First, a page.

NEW DELHI: It seems France and the US are ready to kiss and make up: Secretary of State Antony Blinken will be in Paris on Tuesday for talks with his French counterpart Jean-Yves Le Drian, “to identify the steps that will be needed to re-establish confidence between our two countries,” the French foreign ministry said.
France’s ambassador in Washington DC, Philippe Etienne, tweeted in support, “Honoured and grateful to @SecBlinken with whom we discussed—before his visit to Paris—our agenda of reengagement and rebuilding of trust, notably concerning the Indo-Pacific, our European Defense and the fight against terrorism in the Sahel.”
Observers say France’s bid for re-engagement was never in doubt. India’s former ambassador to France Rakesh Sood believes that France’s call for a strategically autonomous Europe was never likely to gain ground, as the US presence helps member countries keep defence budgets at 1% GDP and even lower. There is a realisation in France too that it cannot do without the US.
“The lesson they (France) will have learnt is to work with the US directly outside Europe and no one else. Nato currently is not doing much outside Europe. There will be more direct French-US collaboration in areas of interest such as Northern Africa,” Sood says.
But Europe-Australia ties need time to heal. In June this year, Australian Prime Minister Scott Morrison had been to Paris where documents had been signed and talk of strengthening the bilateral defence relationship had been discussed. This had then led to the 2+2 dialogue between the French foreign minister and defence minister and their Australian counterparts in late August.
Paris’ sense of betrayal (especially the loss of a multi-billion dollar submarine contract with Canberra) is particularly acute. Already, much expected trade talks between Europe and Australia have been delayed from October to November while the security relationship between London and Paris is likely to suffer. Both relationships are likely to see a cooling off for some time especially given the months-long negotiation for compensation that is likely to ensue going forward.
Sood emphasises that despite the recent events the common aim of curbing China in the IOR is likely to remain. Along with this, at home, both France, Germany and other European nations are putting the brakes on China economic activity. This puts an end to the idea of an ‘Africa Quad’ which President Xi Jinping had proposed during an online summit with President Macron and former Chancellor Angela Merkel on July 1 this year.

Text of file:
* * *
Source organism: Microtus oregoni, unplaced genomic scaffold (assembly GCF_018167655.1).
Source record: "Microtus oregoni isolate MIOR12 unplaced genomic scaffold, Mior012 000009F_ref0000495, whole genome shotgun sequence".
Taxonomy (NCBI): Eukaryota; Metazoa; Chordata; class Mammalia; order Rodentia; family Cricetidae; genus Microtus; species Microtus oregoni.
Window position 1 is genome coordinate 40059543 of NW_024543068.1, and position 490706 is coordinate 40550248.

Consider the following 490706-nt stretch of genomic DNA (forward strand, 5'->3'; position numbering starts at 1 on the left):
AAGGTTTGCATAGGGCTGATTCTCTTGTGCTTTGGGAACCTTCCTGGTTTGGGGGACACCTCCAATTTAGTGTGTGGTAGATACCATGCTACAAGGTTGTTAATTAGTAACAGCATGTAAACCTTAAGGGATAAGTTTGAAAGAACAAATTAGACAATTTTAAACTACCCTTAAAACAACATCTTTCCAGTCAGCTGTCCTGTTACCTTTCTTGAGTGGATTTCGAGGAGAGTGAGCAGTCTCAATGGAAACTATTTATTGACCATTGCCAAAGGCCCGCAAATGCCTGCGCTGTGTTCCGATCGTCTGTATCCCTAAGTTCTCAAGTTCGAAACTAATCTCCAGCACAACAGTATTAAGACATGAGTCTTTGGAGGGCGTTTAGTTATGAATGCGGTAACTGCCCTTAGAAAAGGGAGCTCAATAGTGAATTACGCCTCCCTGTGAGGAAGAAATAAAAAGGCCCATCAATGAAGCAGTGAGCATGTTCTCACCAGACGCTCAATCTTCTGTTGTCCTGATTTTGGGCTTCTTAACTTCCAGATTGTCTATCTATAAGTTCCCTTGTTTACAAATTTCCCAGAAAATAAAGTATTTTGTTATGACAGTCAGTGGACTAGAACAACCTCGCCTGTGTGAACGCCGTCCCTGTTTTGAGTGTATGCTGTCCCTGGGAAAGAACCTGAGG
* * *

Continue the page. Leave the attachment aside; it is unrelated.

China and Europe should “view each other’s differences in a correct way, rationally handle divergences, and ensure ties between the two sides move forward,” the Chinese statement had said at the end of the summit. Notably, the French and German readouts made no mention of the Chinese president’s proposal.
Europe has been cracking down on Chinese economic activity in the region. Both Germany and France tightened down on technology export controls and the acquisition of strategic shares through greater government intervention. France has introduced the concept of “golden shares” which has allowed for increased state intervention. On Germany’s side, Sood points out that Berlin played a lead role in negotiating the Comprehensive Agreement on Investment (CAI) agreement in December last year but has since backpedalled.
“Coldness in the relationship between Europe and China is growing given that the CAI is not operationalised. Then concern about China has spread to some Eastern European countries as well. Lithuanians pulled out from China’s European cooperation forum entitled 17+1 thus making it 16+1,” said Sood. According to some reports, Lithuanian foreign minister Gabrelius Landsbergis has even urged other European countries to follow suit.
While India will welcome the fact that common views are likely to prevail on the China question, would New Delhi be concerned about how Aukus may affect the Quad? Probably not. Analysts believe the US’s reason for transferring nuclear submarines to Australia is to widen its options. Through Aukus, it can pursue a more military edge while through Quad more inclusive options are possible. The grouping’s focus on climate change and emerging technologies makes it possible for Asean and other countries to join in the future. This suits India which has always termed Quad as a “non-military alliance.”
On the question of India perhaps benefitting from the rift, Sood replies in the negative. “The phone call between the two leaders should not be seen as related to Aukus. If Prime Minister Modi had stopped over in France after his US trip there perhaps would have been some signalling which we could have taken note of. As of now its status quo for India.”